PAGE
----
The Bright Side of Collapse #1: The Return of the Dark
It was only after I typed this title that I saw it was a paradox, so I can’t take any credit for it intentionally being deep — “so, the bright side is the darkness. . . whoa!”
However, I think this disdain for the paradoxes nature presents, the desire to have the yang without the yin, speaks to the problem of industrial humanity, in particular petro-humanity. We want days that stretch as long as we will them, and to hell with what our bodies need, how it will impact how we treat others the next day, or the long-term health of the eco-sytsem. We want to have light without dark. And to quote Bradbury in Fahrenheit 451,
“We are living in a time when flowers are trying to live on flowers, instead of growing on good rain and black loam. Even fireworks, for all their prettiness, come from chemistry of the earth. Yet somehow we can grow, feeding on flowers and fireworks, without completing the cycle back to reality” (Bradbury 83).
As we continue along the long descent (also, see book), we won’t have the energy to make constant, bright artificial days for ourselves. We will have to accept more darkness during what are naturally dark times. And I can say from experience that we will be better for it.
My experiments with literal darkness began after I heard a Kunstler podcast with Clark Strand, who wrote a book Waking Up to the Dark — Ancient Wisdom for a Sleepless Age.
The podcast discussed how in areas that lost power due to blackout, people talked to their neighbors a bit more, went to bed earlier, and dreamed in ways they hadn’t remembered doing for a long time. How else to say it more poetically: when the power goes out, your dreams return.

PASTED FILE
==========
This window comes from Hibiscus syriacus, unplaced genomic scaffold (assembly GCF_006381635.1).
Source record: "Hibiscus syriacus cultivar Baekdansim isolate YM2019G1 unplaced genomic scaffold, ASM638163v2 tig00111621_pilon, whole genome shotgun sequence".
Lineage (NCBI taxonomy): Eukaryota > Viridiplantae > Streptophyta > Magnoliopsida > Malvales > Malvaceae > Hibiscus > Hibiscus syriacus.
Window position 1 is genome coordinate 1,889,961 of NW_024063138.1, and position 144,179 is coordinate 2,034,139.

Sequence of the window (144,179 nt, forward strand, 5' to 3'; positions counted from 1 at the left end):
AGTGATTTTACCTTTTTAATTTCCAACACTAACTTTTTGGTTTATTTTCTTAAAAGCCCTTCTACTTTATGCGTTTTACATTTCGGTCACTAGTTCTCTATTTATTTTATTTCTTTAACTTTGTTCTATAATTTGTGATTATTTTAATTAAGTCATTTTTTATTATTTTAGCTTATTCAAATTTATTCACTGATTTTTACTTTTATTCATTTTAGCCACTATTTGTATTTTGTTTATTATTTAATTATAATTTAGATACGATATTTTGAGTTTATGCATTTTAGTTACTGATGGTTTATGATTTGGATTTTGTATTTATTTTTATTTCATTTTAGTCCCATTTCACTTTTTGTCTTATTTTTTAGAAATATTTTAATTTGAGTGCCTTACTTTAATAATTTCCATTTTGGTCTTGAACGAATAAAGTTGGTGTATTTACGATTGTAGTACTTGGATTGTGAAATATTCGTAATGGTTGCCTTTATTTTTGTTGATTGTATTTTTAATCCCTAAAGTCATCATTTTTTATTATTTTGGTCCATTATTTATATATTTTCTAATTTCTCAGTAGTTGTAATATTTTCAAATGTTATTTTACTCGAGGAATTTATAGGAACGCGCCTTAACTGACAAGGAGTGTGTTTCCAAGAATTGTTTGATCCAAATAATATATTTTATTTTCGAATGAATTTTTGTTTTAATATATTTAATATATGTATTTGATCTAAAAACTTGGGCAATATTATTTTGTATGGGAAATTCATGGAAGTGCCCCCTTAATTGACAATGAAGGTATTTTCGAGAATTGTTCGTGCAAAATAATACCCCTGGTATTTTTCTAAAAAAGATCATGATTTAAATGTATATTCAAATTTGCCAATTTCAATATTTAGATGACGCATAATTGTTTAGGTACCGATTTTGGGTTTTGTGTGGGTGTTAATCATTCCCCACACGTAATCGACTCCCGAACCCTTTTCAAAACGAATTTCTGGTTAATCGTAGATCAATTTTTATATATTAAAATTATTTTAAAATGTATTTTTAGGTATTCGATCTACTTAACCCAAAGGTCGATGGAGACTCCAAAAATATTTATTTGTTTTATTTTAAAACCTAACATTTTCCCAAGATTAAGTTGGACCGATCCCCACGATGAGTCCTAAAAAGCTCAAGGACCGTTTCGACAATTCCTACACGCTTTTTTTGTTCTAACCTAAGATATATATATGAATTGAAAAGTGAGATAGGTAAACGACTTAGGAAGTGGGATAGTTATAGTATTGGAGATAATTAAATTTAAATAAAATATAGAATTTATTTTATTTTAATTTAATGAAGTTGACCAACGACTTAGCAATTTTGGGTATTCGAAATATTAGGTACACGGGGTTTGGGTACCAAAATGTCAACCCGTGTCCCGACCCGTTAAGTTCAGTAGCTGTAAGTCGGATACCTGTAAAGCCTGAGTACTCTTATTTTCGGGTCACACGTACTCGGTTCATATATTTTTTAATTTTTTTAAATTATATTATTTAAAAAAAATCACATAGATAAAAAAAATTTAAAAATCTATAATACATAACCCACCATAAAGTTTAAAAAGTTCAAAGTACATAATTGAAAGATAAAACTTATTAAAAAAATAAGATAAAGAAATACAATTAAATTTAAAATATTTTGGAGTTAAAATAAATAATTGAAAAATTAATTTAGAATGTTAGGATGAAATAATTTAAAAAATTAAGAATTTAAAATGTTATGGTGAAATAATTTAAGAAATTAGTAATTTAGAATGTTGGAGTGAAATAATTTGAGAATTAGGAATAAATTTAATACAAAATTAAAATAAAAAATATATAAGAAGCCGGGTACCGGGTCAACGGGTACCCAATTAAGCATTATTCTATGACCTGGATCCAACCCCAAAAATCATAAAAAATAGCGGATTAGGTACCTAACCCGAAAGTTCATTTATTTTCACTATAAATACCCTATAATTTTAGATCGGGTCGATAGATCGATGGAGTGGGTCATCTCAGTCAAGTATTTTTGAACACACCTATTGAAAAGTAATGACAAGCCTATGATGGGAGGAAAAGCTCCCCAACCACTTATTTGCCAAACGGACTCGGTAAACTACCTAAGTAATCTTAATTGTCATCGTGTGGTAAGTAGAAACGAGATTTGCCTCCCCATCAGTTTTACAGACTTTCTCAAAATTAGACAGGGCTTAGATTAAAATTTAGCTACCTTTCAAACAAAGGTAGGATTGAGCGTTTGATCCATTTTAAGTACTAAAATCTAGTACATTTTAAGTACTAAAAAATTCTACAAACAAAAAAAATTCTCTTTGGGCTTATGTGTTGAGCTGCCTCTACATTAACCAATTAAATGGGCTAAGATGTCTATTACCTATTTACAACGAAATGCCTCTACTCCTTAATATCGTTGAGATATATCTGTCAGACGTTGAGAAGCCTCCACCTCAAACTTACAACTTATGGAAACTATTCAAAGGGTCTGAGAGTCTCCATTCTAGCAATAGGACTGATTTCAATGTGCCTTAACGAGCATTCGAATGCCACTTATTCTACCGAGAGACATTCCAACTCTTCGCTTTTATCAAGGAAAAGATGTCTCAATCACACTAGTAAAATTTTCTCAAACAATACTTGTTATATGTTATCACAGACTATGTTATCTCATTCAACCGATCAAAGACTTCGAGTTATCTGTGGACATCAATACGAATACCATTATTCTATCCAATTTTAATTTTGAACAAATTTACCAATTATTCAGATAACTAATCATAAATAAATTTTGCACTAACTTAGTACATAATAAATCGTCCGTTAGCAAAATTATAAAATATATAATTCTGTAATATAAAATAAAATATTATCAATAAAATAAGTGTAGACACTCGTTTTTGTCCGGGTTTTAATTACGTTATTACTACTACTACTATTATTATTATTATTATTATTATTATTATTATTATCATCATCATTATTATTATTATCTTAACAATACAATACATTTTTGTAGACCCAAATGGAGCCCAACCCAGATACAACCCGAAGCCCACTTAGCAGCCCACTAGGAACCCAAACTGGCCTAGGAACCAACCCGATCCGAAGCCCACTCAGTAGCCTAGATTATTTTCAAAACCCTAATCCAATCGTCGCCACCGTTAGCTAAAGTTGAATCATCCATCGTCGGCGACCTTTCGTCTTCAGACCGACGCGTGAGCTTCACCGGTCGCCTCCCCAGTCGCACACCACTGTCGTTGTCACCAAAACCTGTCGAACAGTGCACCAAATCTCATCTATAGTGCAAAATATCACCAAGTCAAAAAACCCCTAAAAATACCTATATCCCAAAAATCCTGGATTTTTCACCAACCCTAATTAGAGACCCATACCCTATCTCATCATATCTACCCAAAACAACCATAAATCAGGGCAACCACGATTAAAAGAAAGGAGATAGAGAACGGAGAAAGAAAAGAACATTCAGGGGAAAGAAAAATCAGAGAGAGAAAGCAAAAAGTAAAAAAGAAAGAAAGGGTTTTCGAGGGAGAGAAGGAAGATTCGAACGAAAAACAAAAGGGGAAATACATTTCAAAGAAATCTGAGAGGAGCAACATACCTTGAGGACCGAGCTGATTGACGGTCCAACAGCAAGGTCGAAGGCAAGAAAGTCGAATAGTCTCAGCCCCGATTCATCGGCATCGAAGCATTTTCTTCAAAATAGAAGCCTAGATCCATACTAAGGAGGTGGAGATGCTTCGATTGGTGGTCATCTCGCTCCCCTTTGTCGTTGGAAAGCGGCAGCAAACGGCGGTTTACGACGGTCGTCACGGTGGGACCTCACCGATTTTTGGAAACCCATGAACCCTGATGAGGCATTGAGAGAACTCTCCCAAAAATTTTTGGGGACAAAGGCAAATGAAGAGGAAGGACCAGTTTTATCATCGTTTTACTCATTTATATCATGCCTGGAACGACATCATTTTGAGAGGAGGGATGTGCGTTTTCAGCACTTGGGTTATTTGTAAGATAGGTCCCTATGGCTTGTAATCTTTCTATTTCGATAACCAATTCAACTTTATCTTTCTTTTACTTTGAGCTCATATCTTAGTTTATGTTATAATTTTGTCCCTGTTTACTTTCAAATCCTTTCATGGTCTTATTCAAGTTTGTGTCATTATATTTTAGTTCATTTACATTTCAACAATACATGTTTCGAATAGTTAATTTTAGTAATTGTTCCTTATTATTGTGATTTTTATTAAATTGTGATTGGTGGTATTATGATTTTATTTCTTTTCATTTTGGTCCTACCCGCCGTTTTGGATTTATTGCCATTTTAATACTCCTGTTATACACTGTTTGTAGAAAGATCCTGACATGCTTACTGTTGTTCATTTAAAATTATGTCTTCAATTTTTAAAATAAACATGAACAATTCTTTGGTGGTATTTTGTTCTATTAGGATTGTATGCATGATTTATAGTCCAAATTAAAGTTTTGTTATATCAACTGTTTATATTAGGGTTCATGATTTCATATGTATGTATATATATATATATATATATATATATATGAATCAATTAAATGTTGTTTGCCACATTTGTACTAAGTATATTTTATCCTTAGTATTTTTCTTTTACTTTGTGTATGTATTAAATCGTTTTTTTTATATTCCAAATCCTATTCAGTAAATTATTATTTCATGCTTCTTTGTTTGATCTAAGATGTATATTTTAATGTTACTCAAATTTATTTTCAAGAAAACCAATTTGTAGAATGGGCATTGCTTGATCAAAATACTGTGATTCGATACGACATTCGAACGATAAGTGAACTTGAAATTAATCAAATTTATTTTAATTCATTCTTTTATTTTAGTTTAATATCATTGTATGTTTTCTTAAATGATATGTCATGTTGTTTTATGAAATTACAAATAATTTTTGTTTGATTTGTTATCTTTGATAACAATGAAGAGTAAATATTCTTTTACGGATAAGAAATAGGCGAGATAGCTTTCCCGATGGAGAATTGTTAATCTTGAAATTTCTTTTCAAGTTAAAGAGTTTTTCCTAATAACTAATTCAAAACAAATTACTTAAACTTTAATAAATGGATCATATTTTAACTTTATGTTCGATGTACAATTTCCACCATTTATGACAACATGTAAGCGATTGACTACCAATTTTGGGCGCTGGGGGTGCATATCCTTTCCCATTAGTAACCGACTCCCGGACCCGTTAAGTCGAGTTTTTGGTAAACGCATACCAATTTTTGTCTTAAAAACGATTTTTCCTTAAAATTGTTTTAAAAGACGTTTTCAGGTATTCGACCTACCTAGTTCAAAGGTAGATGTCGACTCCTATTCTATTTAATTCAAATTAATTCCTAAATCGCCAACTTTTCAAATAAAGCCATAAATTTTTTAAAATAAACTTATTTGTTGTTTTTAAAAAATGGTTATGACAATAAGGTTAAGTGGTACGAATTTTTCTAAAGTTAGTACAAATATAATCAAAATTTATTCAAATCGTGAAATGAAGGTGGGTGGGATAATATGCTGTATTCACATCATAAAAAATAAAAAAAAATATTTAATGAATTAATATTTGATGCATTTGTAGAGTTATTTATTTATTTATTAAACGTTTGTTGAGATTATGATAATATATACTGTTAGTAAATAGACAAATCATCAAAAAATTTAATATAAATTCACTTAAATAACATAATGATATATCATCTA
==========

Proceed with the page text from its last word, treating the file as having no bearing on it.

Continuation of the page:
I was so impressed with this podcast that I began experiments in what I’ll call “darkness therapy,” at first thinking of it as a spiritual exercise, and then seeing immediately that it could help me with my insomnia.
Because I have been a teacher, I have been free to experiment with darkness therapy last summer and now this one. I keep most of the lights off most of the day, and in particularly in the afternoon, getting used to finding sources of natural light to work with. As evening approaches, and the house gets darker than outside, I end up being outside, watching the sunset and coming back in to find a darkened room to think. I am married and my wife only occasionally wants to indulge me on the matter of a completely dark house, so I pick a room where I can be in the dark until I get tired enough to go to sleep.
I find that getting back to a natural cycle of darkness really helps with sleep and gives some time to think clearly. Also, like any type of fasting, it helps with the appreciation of what you have when you return. Having as much control of light as we do is a miracle, one that we won’t have all that much longer. There is no good reason to take it for granted.
When that day comes that power goes out in our communities and stays gone, and after people settle in to a new reality, this connection to the dark will be a wide-spread benefit. And without so much light pollution, we will have the stars and be able to contemplate better our place in the universe against a source of immense beauty, one that we tried to usurp during the two century petro-bubble, but ultimately must give way to.
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